Immediately after he was awarded the Nobel Prize for his work on the DNA of early human species, including Neanderthals, Svante Paabo published one of the largest genetic studies of this species in the journal Nature, writes The Economist.

The Neanderthals from the study lived 50,000 years ago in the Altai Mountains on the territory of modern Russia. The researched remains – 17 samples of bones and teeth belonging to 13 individuals – come from two caves located at a distance of about 100 km from each other. One of them, named Chagyrska, produced 11 individuals (three boys, three girls, three men, and two women), and the other, Okladnikova, produced two (a boy and a woman). Collectively, this work nearly doubles the number of described Neanderthal genomes. It also gives an insight into their social life.

It is extremely unlikely that all these persons were contemporaries. But researchers believe they have found both a trio and a pair of relatives. They did this by calculating a quantity called “DNA divergence.”

DNA divergence compares nuclear genomes by randomly selecting regions of their DNA and testing whether the two genomes match at each selected region. The more similar the DNA sequences are, the more closely related the two individuals are. Applying this approach to the Chagyr remains made it possible to identify the father, his daughter, and a close maternal relative who probably shared a grandmother with the father. Separately, this made it possible to match a young boy with an adult female relative, potentially a cousin, aunt, or grandmother.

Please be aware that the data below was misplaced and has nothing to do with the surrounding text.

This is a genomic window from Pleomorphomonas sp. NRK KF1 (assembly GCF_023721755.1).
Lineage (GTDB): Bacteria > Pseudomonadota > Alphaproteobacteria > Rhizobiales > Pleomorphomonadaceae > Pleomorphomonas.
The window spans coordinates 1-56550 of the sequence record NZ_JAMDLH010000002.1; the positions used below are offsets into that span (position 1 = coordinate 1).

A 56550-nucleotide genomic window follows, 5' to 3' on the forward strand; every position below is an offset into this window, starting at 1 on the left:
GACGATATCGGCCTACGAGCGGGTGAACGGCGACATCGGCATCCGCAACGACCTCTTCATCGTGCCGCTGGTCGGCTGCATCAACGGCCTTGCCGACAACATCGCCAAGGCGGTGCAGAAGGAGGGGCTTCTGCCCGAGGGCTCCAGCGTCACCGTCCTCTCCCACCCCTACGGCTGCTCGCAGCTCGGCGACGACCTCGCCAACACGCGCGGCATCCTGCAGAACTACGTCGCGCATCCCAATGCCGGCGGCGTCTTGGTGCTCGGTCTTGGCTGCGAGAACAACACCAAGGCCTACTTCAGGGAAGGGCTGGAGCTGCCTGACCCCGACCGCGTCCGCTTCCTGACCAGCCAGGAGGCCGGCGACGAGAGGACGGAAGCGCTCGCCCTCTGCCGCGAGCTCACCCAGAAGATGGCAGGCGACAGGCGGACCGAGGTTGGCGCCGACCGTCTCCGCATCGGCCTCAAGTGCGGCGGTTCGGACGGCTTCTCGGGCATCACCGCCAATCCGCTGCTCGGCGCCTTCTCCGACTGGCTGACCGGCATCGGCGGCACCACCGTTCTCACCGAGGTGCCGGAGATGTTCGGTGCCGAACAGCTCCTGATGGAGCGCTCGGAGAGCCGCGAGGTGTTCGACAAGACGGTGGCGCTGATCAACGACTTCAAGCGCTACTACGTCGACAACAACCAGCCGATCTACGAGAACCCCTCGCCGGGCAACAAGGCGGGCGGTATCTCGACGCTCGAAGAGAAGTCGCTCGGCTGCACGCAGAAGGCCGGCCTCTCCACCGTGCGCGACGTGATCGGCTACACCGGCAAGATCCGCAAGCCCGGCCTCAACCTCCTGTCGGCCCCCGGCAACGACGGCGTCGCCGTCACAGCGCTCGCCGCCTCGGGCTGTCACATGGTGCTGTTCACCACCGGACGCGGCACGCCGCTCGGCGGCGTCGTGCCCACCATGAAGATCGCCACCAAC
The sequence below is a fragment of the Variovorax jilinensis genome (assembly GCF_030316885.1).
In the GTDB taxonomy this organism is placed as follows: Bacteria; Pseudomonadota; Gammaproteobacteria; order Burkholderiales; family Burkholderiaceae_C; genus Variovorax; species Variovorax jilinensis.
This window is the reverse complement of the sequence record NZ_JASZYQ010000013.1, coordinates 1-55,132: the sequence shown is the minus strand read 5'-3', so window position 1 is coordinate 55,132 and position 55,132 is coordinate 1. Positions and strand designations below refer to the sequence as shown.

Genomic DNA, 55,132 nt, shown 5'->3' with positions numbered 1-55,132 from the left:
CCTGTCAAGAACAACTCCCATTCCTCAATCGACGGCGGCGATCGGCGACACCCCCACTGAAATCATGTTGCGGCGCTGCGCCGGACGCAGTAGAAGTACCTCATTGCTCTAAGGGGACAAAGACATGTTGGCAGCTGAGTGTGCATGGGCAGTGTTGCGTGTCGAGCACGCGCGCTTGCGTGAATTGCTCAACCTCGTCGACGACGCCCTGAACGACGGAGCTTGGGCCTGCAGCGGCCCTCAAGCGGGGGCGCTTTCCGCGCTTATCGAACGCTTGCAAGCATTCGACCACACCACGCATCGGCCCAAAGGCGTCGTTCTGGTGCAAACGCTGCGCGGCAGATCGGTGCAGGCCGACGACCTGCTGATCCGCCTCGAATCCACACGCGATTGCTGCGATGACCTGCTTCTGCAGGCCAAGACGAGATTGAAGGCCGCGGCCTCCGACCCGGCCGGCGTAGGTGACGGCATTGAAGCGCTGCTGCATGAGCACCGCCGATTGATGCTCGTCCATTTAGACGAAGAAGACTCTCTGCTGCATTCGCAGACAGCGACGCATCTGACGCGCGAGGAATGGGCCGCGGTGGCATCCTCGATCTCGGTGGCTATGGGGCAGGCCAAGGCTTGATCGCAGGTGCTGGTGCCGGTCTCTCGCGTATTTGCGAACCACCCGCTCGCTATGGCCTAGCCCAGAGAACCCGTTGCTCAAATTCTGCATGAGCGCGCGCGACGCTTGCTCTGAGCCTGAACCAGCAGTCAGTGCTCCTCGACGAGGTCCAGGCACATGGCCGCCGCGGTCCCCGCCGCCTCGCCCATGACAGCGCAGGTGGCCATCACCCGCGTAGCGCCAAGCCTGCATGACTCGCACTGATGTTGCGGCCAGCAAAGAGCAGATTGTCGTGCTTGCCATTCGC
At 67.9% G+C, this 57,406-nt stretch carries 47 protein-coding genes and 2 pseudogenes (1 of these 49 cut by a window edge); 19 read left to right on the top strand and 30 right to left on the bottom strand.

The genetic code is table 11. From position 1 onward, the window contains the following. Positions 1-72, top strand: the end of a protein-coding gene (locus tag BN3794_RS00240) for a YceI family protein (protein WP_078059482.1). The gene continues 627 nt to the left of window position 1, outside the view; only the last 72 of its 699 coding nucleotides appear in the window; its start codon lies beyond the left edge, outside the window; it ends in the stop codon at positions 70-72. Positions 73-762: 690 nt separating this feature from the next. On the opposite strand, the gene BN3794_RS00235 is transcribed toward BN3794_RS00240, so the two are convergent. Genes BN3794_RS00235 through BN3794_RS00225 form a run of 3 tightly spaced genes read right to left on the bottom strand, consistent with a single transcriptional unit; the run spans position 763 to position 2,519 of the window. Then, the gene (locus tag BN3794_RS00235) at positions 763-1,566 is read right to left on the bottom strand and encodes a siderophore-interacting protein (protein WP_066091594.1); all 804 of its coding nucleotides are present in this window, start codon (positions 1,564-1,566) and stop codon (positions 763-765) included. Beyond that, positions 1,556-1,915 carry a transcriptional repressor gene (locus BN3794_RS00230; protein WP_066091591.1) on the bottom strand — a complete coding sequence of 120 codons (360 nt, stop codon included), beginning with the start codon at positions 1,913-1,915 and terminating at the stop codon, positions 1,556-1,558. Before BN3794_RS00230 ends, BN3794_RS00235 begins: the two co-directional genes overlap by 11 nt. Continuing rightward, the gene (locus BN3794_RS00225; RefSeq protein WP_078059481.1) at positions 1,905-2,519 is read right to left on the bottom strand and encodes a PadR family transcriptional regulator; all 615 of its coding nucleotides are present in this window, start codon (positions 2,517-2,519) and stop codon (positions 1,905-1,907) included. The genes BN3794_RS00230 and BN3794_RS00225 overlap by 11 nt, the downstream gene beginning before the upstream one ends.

The individuals in the Okladnikov Cave were not closely related either to each other or to anyone from the Chagyr Cave. However, the researchers found an intriguing connection. The mitochondrial DNA of the woman matched the mitochondrial DNA of the man from Chagyrska cave.

Mitochondrial DNA is transmitted unchanged from mother to offspring. It does not participate in sexual mixing, so it changes only under the influence of a random process of mutations. The absence of mutations that could distinguish the DNA of the individuals in question from each other suggests not only a common ancestor but also a relatively recent one.

Further analysis also showed that two mitochondrial DNA samples from Chagyrska were closer to the Okladnikov boy than to any of the other Chagyr representatives. And when the team looked at data on Y chromosomes, which are passed down unchanged from father to son, as well as their mitochondrial data, they were able to draw some preliminary conclusions about Neanderthal communities.

If members of a population mate more or less randomly with members of the opposite sex, the so-called coalescence time (how far in the past their last common ancestor lived) should be the same for mitochondrial (matrilineal) and Y-chromosomal (patrilineal) DNA. However, the researchers found that the average coalescence time for the Y chromosome is 500 years, while that for the mitochondrial genome is about 5,000 years.

To explain such a difference by an order of magnitude, scientists modeled different options. The best fit is that Altai Neanderthals lived in groups of about 20 individuals, with at least 60% of the females in the group having migrated there from elsewhere. The size of such groups is similar to that deduced for Paleolithic groups of Homo sapiens, which probably numbered about 25 members.